The Times of Israel liveblogged Thursday’s events as they happened.
NEW YORK — New York City Mayor Bill de Blasio says he is running for president.
The Democrat announces his bid with a video released by his campaign early this morning.
In announcing his candidacy, de Blasio is seeking to claim a role on the national stage that has eluded him as mayor of the biggest US city.
The 58-year-old could face obstacles in distinguishing himself in a field crowded with left-leaning Democrats.
He also faces skepticism at home. A recent poll found 76% of New Yorkers say they believe he shouldn’t run.
De Blasio has shrugged off bad polls, saying he believes his message of fighting financial inequality will resonate with everyday Americans.
On the campaign trail, he’ll be able to cite accomplishments such as expanding full-day prekindergarten citywide.
Iran says it has successfully tested a firewall to prevent cyberattacks on industrial facilities.
Telecommunications Minister Mohammad Javad Azari Jahromi says in a post on his Instagram page that the firewall was designed by Iranian students, without providing further details.
Iran blamed Israel for a cyberattack on its communications infrastructure in November.
The Islamic Republic moved to boost its cyber capabilities in 2011 after the Stuxnet computer virus destroyed thousands of centrifuges involved in its contested nuclear program. Stuxnet is widely believed to be an American and Israeli creation.
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. از حمله استاکسنت حتما شنیدین! #خبرخوب اینکه، امروز یک گزارش دریافت کردم. از مدتی قبل با سفارش سازمان فناوری اطلاعات، دانشمندان جوان دانشگاههای ایران، یک سپر دفاعی (فایروال) برای سیستمهای اتوماسیون صنعتی ساخته بودند که عملا خرابکاری صنعتی مثل استاکسنت را در شبکههای برق و امثال آن خنثی میکنه. این سپر، موفقیتآمیز آزمایش شد. در روز جهانی ارتباطات، از این دستاورد بیشتر خواهیم گفت. پ.ن: برای افزایش تابآوری زیرساختهای حیاتی، لازم است که این تجهیزات در شبکههای مورد نظر نصب شود که طبیعتا این موضوع با هماهنگی مرکز ملی فضای مجازی، عملیاتی خواهد شد. با تکیه به #جوانان، از تهدیدات فرصت میسازیم.
A post shared by Mohammad Javad Azari Jahromi (@azarijahromi) on
The High Court of Justice rejects an appeal against the shuttering of Jerusalem’s Temple Mount to Jewish visitors on Jerusalem Day, which marks Israel’s capture of the holy site and East Jerusalem in the 1967 Six Day War.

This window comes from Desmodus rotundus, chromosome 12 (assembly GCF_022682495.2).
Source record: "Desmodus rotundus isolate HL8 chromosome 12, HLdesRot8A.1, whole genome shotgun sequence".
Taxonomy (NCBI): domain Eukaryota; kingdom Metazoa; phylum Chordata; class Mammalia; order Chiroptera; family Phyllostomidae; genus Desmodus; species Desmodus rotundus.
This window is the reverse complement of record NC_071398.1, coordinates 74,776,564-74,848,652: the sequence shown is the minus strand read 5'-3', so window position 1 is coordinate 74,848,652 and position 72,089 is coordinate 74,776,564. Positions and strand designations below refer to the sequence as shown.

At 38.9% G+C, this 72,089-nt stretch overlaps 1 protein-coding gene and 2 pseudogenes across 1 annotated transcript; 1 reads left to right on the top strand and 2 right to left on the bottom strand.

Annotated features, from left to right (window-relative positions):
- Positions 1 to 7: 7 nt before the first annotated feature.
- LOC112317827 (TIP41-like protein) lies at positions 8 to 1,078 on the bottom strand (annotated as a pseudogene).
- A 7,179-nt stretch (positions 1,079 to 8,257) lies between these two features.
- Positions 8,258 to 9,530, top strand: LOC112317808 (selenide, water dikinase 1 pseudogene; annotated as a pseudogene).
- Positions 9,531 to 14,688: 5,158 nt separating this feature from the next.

This year’s Jerusalem Day, which falls on June 1, will coincide with the final days of Ramadan, when the Temple Mount is always closed to non-Muslim visitors.
The last time the Temple Mount was closed to Jews on Jerusalem Day was in 1988, when it also coincided with the end of Ramadan.
Each year, tens of thousands of Israelis mark the anniversary of Jerusalem’s reunification in a parade through Jerusalem’s Old City that is frequently marked by tension with local Palestinians.
Police file charges against an Israeli man for spitting on Poland’s ambassador to Israel earlier this week.
The indictment alleges Arik Lederman, a 65-year-old resident of Herzliya, showed up at the Polish embassy in Tel Aviv, banged on the roof of Ambassador Marek Magierowski’s car and spat at him twice.
Lederman is charged with assault and making threats.
He apologized yesterday over the incident, which came amid already strained ties between the countries amid Warsaw’s refusal to discuss restitution for Jewish properties seized during the Holocaust.
Iran’s ambassador to the United Nations says the Islamic Republic is not interested in escalating regional tensions but has the “right to defend ourselves.”
Majid Takht-e Ravanchi makes the comments in an interview Thursday on NPR’s “Morning Edition.”
Ravanchi says: “We are not interested in the escalation of tensions in our region. If something goes wrong, everyone loses.”
However, he adds: “It is our right to be prepared. It is our right to defend ourselves.” He accuses the US and regional nations of airing “false allegations” about Iran.
In recent days, the United Arab Emirates has alleged four oil tankers off its east coast were targeted in sabotage attacks, while Iranian-allied rebels in Yemen launched a coordinated drone attack on Saudi Arabia.
The US has sent an aircraft carrier and bombers into the Mideast to counter a still-unexplained threat it perceives from Tehran.
CAIRO — Egypt says five soldiers and dozens of militants were killed in recent clashes in the country’s restive northern Sinai Peninsula.
Military spokesman Tamer al-Rifai issues a statement saying the five slain troops included an officer. He says four were wounded and as many as 47 militants were killed.
The statement doesn’t specify when the clashes took place. The last update on Sinai released by al-Rifai was on March 11.
The statement says scores of militant hideouts and much ammunition and bombs were uncovered. It says the bombs were safely detonated by the Egyptian forces.
Egypt has been battling Islamic militants in Sinai for years. The area remains off limits for journalists, diplomats and other observers so information from there cannot be independently verified.
US President Donald Trump will discuss setting up a channel to communicate with Iran when he hosts his Swiss counterpart at the White House today, CNN reports.